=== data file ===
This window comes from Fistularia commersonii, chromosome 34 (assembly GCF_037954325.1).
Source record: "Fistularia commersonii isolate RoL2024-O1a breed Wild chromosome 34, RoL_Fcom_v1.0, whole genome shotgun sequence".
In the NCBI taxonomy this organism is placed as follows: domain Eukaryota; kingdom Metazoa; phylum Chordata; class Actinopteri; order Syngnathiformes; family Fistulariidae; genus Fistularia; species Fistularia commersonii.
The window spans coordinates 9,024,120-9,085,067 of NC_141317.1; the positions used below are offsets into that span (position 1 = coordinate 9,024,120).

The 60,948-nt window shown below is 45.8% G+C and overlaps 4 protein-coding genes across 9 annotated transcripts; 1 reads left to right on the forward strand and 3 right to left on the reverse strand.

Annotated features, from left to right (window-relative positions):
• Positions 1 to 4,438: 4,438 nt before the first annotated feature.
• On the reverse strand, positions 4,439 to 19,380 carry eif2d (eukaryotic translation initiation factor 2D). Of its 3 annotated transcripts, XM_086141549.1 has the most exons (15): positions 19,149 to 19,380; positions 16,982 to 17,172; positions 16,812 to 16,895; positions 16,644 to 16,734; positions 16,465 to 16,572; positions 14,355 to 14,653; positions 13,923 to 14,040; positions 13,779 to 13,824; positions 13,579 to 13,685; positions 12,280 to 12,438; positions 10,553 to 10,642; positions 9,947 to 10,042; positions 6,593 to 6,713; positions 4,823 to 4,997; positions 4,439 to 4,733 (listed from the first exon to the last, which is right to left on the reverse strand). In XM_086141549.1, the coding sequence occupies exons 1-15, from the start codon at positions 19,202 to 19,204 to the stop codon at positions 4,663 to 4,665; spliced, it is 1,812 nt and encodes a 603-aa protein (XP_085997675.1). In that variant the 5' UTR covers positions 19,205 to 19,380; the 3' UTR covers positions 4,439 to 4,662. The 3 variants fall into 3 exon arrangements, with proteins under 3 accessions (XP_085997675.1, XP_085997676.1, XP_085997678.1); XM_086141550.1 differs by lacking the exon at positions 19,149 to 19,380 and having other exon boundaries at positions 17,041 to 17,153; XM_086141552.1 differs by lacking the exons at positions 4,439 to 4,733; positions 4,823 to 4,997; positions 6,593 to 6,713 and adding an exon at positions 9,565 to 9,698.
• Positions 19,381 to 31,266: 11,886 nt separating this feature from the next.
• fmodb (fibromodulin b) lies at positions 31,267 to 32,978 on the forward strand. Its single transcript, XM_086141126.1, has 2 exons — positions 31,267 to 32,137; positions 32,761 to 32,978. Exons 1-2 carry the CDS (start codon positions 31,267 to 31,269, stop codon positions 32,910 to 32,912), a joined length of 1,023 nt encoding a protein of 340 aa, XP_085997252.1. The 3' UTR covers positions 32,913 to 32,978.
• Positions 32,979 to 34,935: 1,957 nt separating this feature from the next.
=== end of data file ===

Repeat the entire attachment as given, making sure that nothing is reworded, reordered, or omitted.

This window comes from Fistularia commersonii, chromosome 34 (assembly GCF_037954325.1).
Source record: "Fistularia commersonii isolate RoL2024-O1a breed Wild chromosome 34, RoL_Fcom_v1.0, whole genome shotgun sequence".
In the NCBI taxonomy this organism is placed as follows: domain Eukaryota; kingdom Metazoa; phylum Chordata; class Actinopteri; order Syngnathiformes; family Fistulariidae; genus Fistularia; species Fistularia commersonii.
The window spans coordinates 9,024,120-9,085,067 of NC_141317.1; the positions used below are offsets into that span (position 1 = coordinate 9,024,120).

The 60,948-nt window shown below is 45.8% G+C and overlaps 4 protein-coding genes across 9 annotated transcripts; 1 reads left to right on the forward strand and 3 right to left on the reverse strand.

Annotated features, from left to right (window-relative positions):
• Positions 1 to 4,438: 4,438 nt before the first annotated feature.
• On the reverse strand, positions 4,439 to 19,380 carry eif2d (eukaryotic translation initiation factor 2D). Of its 3 annotated transcripts, XM_086141549.1 has the most exons (15): positions 19,149 to 19,380; positions 16,982 to 17,172; positions 16,812 to 16,895; positions 16,644 to 16,734; positions 16,465 to 16,572; positions 14,355 to 14,653; positions 13,923 to 14,040; positions 13,779 to 13,824; positions 13,579 to 13,685; positions 12,280 to 12,438; positions 10,553 to 10,642; positions 9,947 to 10,042; positions 6,593 to 6,713; positions 4,823 to 4,997; positions 4,439 to 4,733 (listed from the first exon to the last, which is right to left on the reverse strand). In XM_086141549.1, the coding sequence occupies exons 1-15, from the start codon at positions 19,202 to 19,204 to the stop codon at positions 4,663 to 4,665; spliced, it is 1,812 nt and encodes a 603-aa protein (XP_085997675.1). In that variant the 5' UTR covers positions 19,205 to 19,380; the 3' UTR covers positions 4,439 to 4,662. The 3 variants fall into 3 exon arrangements, with proteins under 3 accessions (XP_085997675.1, XP_085997676.1, XP_085997678.1); XM_086141550.1 differs by lacking the exon at positions 19,149 to 19,380 and having other exon boundaries at positions 17,041 to 17,153; XM_086141552.1 differs by lacking the exons at positions 4,439 to 4,733; positions 4,823 to 4,997; positions 6,593 to 6,713 and adding an exon at positions 9,565 to 9,698.
• Positions 19,381 to 31,266: 11,886 nt separating this feature from the next.
• fmodb (fibromodulin b) lies at positions 31,267 to 32,978 on the forward strand. Its single transcript, XM_086141126.1, has 2 exons — positions 31,267 to 32,137; positions 32,761 to 32,978. Exons 1-2 carry the CDS (start codon positions 31,267 to 31,269, stop codon positions 32,910 to 32,912), a joined length of 1,023 nt encoding a protein of 340 aa, XP_085997252.1. The 3' UTR covers positions 32,913 to 32,978.
• Positions 32,979 to 34,935: 1,957 nt separating this feature from the next.